One of the men convicted of the murder of Stephanie Ann Roper was transferred out of the Maryland Penitentiary in Baltimore and evaluated for an early release program, prompting a bitter complaint yesterday from Roper's mother.
Following Roberta Roper's public complaints, corrections officials said yesterday that Jack Ronald Jones had been rejected for the program at the Patuxent Institute in Jessup and is scheduled to be sent back to the penitentiary in May.
Roper, who has lobbied for tougher criminal laws and victims rights provisions since her daughter was murdered four years ago, said she felt betrayed because Maryland corrections officials failed to notify her that Jones, 29, was being considered for an early release program. He is serving two concurrent life sentences for the murder and rape of Stephanie Ann Roper.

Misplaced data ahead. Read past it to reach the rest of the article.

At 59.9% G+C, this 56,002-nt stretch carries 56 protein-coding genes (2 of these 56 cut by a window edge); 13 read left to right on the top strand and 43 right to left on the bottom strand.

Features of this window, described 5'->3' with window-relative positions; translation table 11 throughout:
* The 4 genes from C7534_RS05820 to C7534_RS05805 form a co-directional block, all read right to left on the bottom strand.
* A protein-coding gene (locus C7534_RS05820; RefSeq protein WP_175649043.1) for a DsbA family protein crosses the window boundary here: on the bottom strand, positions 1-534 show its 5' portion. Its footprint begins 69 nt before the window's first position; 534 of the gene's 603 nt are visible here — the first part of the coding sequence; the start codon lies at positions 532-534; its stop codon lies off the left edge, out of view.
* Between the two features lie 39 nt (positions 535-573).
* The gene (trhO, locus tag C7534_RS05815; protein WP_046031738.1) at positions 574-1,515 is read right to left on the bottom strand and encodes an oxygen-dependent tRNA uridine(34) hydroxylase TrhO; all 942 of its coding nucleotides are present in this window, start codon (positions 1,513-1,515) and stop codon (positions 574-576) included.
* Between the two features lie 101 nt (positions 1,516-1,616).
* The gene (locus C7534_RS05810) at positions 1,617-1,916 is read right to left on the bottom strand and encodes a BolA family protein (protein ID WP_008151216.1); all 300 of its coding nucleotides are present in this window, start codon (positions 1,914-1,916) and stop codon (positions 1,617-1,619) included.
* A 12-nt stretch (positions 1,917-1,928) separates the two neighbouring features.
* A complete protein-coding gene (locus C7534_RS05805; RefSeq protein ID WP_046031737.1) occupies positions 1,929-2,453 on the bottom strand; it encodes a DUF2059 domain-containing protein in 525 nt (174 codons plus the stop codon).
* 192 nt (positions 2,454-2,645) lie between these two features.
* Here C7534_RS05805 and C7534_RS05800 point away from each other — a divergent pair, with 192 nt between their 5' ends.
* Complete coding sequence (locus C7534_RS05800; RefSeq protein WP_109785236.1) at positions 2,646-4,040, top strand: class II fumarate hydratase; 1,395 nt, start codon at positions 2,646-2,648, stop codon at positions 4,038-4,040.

Roper said she discovered the transfer through a letter received last week from an inmate at the Baltimore facility.
"I was stunned," said Roper. " . . . This is a betrayal by the criminal justice system."
Jones was transferred last September to Patuxent -- a facility that emphasizes rehabilitation through treatment and offers early release and furloughs to some inmates -- because of crowded conditions at the penitentiary, said Beverly Marable, a spokesman for the Maryland Division of Correction. Jones began the screening process in December to determine if he would be eligible for the Patuxent program, she said.
Under state law, judges, prosecutors, corrections officials or the inmates can refer prisoners to Patuxent. Marable, citing privacy laws, declined to say who referred Jones.
Stephanie Ann Roper's body was found in St. Mary's County in April 1982. The 22-year-old woman had been raped, beaten, fatally shot in the head and set afire. Jones' codefendant, Jerry Lee Beatty, 21, is serving concurrent life sentences.